But I share one commonality with poet and educator Katie Vagnino of south Minneapolis. I am, like her, a Rapunzel with overgrown hair.

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FYI: I encourage each one of you to purchase This Was 2020 by clicking here or buying it elsewhere (in print or as an e-book). Besides the 54 pieces, the book includes writing prompts, a discussion guide and a short list of grief, mental health, and anti-racism resources. This truly rates as an outstanding collection of writing that documents historical events which have forever changed us.

Publication of this book was made possible by the Minnesota Arts and Cultural Heritage Fund. Thank you, Minnesota voters, for supporting the arts. And thank you, Paul Lai of the Ramsey County Library for your hard work on, and dedication to, this book project. I appreciate you and every single writer who contributed to this exceptional must-read book.

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© Copyright 2021 Audrey Kletscher Helbling

 

Thoughts & reflections on Juneteenth June 19, 2021

A chair placed before a Stephen Somerstein photo offers a spot to contemplate. Minnesota Prairie Roots copyrighted photo 2015.

IT’S A MEMORABLE IMAGE of an empty chair placed before a photo in the exhibit, “Selma to Montgomery: Marching Along the Voting Rights Trail.” In 2015, I viewed the traveling exhibit that visually highlights the Civil Rights movement and the photography of Stephen Somerstein.

Now, six years later, the contemplative photo I framed and shot with my Canon EOS 20-D in the Flaten Art Museum at St. Olaf College connects to our new federal holiday, Juneteenth. June 19 commemorates the end of slavery—the date in 1865 when Union soldiers informed slaves in Galveston, Texas, that they were free. Two-plus years after President Abraham Lincoln issued the Emancipation Proclamation freeing all enslaved persons held in states that had seceded from the Union.

That strong visual of the empty chair before that Somerstein photo sparks within me the desire, the need, to look deep within myself, and then beyond myself. To learn. To begin to understand in some small way what it means to be Black in America. To read the history. To recognize how slavery affected generations of families. How the hurts and wrongs of yesterday remain.

The official declaration of Juneteenth as a federal holiday certainly prompts me to research, reflect and contemplate. But I hope this new national observance initiates community conversations that bring change in a nation reeling from racial issues and injustices. It truly takes each of us at a grassroots personal level to effect change.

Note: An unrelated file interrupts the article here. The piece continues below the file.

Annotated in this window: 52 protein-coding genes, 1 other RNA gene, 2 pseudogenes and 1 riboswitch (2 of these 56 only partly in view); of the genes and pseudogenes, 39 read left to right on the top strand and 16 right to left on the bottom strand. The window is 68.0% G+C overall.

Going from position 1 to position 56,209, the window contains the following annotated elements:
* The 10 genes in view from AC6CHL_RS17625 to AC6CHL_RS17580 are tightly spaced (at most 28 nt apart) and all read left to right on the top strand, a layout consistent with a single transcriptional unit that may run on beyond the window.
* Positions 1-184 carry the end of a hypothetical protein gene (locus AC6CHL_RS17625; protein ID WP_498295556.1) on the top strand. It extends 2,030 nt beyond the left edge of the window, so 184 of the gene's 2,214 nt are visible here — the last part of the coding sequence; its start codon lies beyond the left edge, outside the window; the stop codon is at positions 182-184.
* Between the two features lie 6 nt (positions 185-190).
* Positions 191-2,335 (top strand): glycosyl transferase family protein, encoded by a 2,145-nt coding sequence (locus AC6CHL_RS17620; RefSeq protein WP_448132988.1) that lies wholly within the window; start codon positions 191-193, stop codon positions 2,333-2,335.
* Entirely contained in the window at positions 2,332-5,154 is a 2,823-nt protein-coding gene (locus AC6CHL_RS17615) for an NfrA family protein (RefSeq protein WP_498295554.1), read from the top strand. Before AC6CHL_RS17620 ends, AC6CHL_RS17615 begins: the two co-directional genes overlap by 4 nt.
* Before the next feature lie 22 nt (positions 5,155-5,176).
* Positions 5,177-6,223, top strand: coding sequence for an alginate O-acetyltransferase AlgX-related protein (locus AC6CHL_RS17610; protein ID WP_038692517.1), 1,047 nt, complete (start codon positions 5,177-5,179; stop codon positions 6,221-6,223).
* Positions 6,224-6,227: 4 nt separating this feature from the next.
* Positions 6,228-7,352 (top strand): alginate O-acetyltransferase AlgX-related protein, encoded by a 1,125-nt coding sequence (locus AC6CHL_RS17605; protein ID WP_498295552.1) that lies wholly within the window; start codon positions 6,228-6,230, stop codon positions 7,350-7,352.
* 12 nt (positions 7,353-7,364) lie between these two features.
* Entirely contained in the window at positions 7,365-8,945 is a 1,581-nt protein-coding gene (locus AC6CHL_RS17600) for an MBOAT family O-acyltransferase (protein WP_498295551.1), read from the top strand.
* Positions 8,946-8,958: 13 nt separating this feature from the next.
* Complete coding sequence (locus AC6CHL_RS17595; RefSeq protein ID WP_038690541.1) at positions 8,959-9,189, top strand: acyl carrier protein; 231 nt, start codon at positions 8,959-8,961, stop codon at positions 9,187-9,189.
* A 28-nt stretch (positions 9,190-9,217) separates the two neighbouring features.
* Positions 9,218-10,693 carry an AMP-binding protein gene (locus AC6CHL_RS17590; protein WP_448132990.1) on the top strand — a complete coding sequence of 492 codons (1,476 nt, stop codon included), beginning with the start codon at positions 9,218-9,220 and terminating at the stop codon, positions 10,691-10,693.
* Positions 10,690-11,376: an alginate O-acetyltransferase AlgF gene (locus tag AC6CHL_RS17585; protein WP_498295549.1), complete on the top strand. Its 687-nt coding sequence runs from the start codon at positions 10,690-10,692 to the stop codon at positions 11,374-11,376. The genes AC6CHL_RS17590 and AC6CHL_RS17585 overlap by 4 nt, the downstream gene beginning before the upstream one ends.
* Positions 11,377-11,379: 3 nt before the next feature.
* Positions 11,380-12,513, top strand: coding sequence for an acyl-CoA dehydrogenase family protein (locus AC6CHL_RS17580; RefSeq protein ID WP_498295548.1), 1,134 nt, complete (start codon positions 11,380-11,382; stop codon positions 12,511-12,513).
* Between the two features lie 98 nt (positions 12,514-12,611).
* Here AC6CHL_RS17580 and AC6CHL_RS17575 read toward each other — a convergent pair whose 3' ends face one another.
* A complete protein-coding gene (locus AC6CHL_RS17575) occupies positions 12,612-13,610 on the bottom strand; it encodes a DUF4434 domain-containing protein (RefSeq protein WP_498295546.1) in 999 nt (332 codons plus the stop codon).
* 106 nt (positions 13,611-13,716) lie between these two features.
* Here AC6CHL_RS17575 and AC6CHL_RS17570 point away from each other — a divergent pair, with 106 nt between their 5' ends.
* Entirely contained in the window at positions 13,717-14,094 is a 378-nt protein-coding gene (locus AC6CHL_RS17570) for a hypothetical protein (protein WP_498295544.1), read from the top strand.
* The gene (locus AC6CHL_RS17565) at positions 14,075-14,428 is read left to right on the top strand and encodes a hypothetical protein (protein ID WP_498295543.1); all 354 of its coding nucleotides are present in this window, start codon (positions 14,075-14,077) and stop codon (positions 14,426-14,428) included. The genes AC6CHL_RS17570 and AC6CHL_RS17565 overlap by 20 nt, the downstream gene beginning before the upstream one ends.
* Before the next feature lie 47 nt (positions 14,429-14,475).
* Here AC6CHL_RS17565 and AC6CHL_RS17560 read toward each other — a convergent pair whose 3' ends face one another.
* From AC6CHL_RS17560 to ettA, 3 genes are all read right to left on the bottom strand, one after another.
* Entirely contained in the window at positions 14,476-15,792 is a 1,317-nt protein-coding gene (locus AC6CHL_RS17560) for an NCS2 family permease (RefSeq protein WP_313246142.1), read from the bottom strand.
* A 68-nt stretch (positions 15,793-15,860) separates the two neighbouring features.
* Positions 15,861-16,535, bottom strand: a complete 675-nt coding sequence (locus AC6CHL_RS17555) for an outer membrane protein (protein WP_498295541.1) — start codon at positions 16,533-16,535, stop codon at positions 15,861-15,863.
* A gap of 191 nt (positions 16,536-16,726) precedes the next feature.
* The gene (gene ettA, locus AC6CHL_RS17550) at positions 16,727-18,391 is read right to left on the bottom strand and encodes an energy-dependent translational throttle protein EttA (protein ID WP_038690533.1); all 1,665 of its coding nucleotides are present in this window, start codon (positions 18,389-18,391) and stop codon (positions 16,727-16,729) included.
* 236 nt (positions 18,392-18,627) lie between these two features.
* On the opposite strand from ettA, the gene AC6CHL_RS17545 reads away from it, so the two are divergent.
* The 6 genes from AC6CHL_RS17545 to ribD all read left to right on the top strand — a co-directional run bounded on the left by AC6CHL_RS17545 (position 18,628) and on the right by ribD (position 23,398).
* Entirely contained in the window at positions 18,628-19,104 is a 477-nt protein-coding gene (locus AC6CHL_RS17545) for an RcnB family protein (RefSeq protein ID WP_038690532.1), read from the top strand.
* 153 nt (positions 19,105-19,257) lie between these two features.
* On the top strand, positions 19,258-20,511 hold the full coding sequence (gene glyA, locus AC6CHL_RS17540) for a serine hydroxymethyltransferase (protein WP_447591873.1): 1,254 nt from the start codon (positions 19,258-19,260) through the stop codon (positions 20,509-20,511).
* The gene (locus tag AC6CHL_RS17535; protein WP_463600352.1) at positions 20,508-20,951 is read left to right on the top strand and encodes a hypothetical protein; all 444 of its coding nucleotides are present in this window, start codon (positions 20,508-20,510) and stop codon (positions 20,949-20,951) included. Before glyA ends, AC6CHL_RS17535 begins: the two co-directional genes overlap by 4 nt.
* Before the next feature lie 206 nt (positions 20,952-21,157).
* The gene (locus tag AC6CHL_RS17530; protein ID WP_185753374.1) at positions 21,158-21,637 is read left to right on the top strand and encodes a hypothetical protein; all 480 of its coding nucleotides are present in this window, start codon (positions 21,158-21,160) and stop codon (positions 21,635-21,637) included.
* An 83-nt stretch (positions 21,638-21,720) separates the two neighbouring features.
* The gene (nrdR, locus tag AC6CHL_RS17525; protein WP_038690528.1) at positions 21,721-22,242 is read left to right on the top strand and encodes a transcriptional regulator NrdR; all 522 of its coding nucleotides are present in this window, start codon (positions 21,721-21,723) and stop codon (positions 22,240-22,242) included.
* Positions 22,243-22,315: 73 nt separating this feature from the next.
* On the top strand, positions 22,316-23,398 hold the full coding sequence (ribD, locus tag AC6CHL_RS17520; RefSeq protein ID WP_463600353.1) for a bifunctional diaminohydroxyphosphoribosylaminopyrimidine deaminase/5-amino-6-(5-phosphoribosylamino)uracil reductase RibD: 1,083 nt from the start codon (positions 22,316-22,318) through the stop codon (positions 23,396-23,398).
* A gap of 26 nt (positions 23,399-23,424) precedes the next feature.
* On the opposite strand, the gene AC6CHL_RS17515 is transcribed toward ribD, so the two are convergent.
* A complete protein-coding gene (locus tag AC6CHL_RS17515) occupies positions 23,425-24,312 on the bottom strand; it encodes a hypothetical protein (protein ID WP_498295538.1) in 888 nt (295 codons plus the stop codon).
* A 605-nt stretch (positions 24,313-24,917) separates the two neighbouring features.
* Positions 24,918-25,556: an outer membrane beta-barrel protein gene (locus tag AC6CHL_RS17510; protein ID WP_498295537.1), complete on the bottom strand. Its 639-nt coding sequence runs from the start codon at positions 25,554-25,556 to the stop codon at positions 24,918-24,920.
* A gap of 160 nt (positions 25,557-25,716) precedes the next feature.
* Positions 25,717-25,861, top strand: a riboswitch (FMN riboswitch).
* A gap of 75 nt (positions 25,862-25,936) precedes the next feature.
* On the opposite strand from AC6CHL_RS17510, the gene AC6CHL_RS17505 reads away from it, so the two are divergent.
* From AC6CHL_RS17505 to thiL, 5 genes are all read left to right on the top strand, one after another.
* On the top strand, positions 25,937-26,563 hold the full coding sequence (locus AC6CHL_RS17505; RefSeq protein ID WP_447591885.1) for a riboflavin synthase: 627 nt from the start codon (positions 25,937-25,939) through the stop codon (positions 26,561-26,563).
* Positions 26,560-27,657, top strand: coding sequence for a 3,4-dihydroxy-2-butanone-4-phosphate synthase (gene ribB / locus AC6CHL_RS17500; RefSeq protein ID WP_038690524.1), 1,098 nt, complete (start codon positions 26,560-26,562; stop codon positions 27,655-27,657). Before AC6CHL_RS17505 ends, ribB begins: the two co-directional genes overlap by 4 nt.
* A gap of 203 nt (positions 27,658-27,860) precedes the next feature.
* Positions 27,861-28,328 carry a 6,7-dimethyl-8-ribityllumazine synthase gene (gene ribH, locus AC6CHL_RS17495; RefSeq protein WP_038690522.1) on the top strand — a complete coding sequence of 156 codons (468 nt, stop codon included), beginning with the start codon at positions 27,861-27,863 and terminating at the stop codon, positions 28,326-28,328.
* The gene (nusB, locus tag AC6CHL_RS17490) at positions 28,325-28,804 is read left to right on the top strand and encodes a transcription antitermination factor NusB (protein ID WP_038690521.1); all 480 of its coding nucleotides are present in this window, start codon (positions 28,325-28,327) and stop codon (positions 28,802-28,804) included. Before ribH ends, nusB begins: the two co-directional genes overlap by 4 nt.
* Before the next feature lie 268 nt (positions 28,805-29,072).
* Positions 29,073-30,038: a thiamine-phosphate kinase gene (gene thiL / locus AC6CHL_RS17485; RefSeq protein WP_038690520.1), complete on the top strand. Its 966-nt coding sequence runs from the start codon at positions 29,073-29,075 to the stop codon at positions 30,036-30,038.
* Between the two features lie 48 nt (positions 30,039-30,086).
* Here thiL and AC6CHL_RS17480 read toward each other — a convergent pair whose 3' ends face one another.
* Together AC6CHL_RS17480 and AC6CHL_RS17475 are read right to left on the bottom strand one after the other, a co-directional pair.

Recently, I listened as an elderly white woman spouted angry words about George Floyd, murdered by a Minneapolis police officer in May 2020. She claimed that Floyd was being portrayed as a “saint” when he was “nothing but a criminal.” I felt my blood pressure rising as she continued her rant about all the shootings in Minneapolis and how thankful she was that she didn’t live in the Cities. She missed the point of the protests—over police brutality, over racial injustices, over the needless death of a Black man (yes, one with a criminal record) while in police custody. I walked away. And maybe I shouldn’t have. Maybe I should have stayed and tried to discuss this with her. But I knew my efforts would prove futile. She saw this all as a metro, not a rural, “problem.”

I disagree. We are all human. No matter where we live, we ought to care about how others are treated, whatever their skin tone. Perhaps today, Juneteenth, we can sit quietly for a bit, contemplate and reflect on life in America today. How can we improve this country, starting right in our own neighborhoods and communities? Within ourselves.

© Copyright 2021 Audrey Kletscher Helbling

 

Able to breathe again April 21, 2021

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A message chalked in Bridge Square in Northfield carries a repeated phrase as young Black people continue to die at the hands of police. Minnesota Prairie Roots file photo August 2020.